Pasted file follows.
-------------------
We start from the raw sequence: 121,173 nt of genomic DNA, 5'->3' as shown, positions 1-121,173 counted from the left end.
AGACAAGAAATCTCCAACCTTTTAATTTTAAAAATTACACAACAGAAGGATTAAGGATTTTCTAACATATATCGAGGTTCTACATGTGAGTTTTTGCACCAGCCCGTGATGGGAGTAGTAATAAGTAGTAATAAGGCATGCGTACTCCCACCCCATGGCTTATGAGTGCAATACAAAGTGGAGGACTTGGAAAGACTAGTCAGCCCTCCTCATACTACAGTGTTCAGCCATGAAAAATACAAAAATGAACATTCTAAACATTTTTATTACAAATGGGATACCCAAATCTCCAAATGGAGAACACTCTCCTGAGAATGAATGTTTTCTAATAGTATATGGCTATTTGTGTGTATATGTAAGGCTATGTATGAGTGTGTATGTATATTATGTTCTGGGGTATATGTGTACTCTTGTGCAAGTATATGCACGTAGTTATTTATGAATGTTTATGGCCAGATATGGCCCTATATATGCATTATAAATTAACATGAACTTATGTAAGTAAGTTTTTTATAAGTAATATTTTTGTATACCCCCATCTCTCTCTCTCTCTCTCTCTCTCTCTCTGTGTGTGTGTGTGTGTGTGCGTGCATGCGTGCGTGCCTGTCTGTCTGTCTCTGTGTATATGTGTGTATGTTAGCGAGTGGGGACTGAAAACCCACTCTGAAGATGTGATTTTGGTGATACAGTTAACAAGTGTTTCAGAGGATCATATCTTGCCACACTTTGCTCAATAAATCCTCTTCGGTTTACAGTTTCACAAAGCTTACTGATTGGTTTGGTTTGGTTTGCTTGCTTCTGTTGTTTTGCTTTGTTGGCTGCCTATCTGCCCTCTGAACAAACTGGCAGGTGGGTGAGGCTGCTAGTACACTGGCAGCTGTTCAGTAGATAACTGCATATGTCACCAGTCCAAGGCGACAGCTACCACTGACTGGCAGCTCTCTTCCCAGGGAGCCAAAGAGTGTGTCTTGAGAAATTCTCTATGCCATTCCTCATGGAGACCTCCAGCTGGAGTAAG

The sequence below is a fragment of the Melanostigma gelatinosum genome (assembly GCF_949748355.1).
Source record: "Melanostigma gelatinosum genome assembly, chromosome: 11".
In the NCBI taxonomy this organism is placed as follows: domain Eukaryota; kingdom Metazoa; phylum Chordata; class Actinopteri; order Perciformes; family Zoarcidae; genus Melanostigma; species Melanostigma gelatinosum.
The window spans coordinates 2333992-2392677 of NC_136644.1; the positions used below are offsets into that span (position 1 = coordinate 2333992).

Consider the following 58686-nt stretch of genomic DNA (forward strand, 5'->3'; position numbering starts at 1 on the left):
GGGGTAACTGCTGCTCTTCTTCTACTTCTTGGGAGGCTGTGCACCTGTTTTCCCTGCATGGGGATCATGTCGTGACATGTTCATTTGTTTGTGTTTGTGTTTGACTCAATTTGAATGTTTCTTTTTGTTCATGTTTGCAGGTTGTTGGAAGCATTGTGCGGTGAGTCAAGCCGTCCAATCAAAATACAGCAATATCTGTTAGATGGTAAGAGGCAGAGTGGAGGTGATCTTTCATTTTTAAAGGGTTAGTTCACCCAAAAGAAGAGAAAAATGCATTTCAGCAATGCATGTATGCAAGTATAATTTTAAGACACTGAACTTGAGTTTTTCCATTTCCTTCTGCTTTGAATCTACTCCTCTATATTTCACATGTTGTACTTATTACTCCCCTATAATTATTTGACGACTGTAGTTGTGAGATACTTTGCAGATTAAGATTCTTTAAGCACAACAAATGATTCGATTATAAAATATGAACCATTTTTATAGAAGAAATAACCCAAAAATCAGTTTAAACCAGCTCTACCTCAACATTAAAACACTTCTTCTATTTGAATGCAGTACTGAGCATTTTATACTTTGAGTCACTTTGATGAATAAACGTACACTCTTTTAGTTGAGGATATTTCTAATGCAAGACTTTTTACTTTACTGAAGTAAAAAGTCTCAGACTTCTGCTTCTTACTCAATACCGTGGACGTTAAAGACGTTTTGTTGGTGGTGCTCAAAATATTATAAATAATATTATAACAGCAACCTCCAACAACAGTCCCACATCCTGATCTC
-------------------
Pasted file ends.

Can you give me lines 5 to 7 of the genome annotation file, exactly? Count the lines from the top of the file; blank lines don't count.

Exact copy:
In the NCBI taxonomy this organism is placed as follows: domain Eukaryota; kingdom Metazoa; phylum Chordata; class Actinopteri; order Perciformes; family Zoarcidae; genus Melanostigma; species Melanostigma gelatinosum.
The window spans coordinates 2333992-2392677 of NC_136644.1; the positions used below are offsets into that span (position 1 = coordinate 2333992).

Consider the following 58686-nt stretch of genomic DNA (forward strand, 5'->3'; position numbering starts at 1 on the left):